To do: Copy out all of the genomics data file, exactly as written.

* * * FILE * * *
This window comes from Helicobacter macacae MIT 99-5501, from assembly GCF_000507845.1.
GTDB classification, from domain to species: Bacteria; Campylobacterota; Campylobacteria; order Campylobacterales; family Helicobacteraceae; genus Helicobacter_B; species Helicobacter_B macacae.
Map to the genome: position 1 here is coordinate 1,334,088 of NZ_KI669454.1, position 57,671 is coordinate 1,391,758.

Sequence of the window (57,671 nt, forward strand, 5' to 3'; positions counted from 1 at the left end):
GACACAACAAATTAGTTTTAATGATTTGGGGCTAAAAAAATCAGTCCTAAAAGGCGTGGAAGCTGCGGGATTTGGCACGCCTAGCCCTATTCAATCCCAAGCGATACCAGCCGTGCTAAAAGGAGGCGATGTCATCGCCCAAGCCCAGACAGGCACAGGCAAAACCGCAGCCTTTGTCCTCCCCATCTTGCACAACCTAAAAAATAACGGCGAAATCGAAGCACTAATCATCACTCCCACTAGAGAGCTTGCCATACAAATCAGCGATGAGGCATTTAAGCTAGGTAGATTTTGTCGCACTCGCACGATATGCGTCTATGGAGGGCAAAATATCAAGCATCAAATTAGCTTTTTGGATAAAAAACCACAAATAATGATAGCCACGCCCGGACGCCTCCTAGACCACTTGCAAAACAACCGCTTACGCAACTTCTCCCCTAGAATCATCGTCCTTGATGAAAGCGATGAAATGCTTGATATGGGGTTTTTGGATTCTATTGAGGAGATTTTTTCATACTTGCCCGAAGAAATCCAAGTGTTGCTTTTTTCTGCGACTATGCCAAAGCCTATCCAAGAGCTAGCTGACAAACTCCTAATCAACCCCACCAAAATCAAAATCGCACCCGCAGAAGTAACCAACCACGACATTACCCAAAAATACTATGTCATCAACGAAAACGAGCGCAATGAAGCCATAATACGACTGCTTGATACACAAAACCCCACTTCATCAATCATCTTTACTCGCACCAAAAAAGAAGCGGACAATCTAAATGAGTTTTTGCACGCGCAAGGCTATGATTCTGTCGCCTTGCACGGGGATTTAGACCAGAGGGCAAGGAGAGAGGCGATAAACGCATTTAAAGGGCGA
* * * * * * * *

This window comes from Helicobacter macacae MIT 99-5501, from assembly GCF_000507845.1.
GTDB classification, from domain to species: Bacteria; Campylobacterota; Campylobacteria; order Campylobacterales; family Helicobacteraceae; genus Helicobacter_B; species Helicobacter_B macacae.
Map to the genome: position 1 here is coordinate 1,334,088 of NZ_KI669454.1, position 57,671 is coordinate 1,391,758.

Sequence of the window (57,671 nt, forward strand, 5' to 3'; positions counted from 1 at the left end):
GACACAACAAATTAGTTTTAATGATTTGGGGCTAAAAAAATCAGTCCTAAAAGGCGTGGAAGCTGCGGGATTTGGCACGCCTAGCCCTATTCAATCCCAAGCGATACCAGCCGTGCTAAAAGGAGGCGATGTCATCGCCCAAGCCCAGACAGGCACAGGCAAAACCGCAGCCTTTGTCCTCCCCATCTTGCACAACCTAAAAAATAACGGCGAAATCGAAGCACTAATCATCACTCCCACTAGAGAGCTTGCCATACAAATCAGCGATGAGGCATTTAAGCTAGGTAGATTTTGTCGCACTCGCACGATATGCGTCTATGGAGGGCAAAATATCAAGCATCAAATTAGCTTTTTGGATAAAAAACCACAAATAATGATAGCCACGCCCGGACGCCTCCTAGACCACTTGCAAAACAACCGCTTACGCAACTTCTCCCCTAGAATCATCGTCCTTGATGAAAGCGATGAAATGCTTGATATGGGGTTTTTGGATTCTATTGAGGAGATTTTTTCATACTTGCCCGAAGAAATCCAAGTGTTGCTTTTTTCTGCGACTATGCCAAAGCCTATCCAAGAGCTAGCTGACAAACTCCTAATCAACCCCACCAAAATCAAAATCGCACCCGCAGAAGTAACCAACCACGACATTACCCAAAAATACTATGTCATCAACGAAAACGAGCGCAATGAAGCCATAATACGACTGCTTGATACACAAAACCCCACTTCATCAATCATCTTTACTCGCACCAAAAAAGAAGCGGACAATCTAAATGAGTTTTTGCACGCGCAAGGCTATGATTCTGTCGCCTTGCACGGGGATTTAGACCAGAGGGCAAGGAGAGAGGCGATAAACGCATTTAAAGGGCGA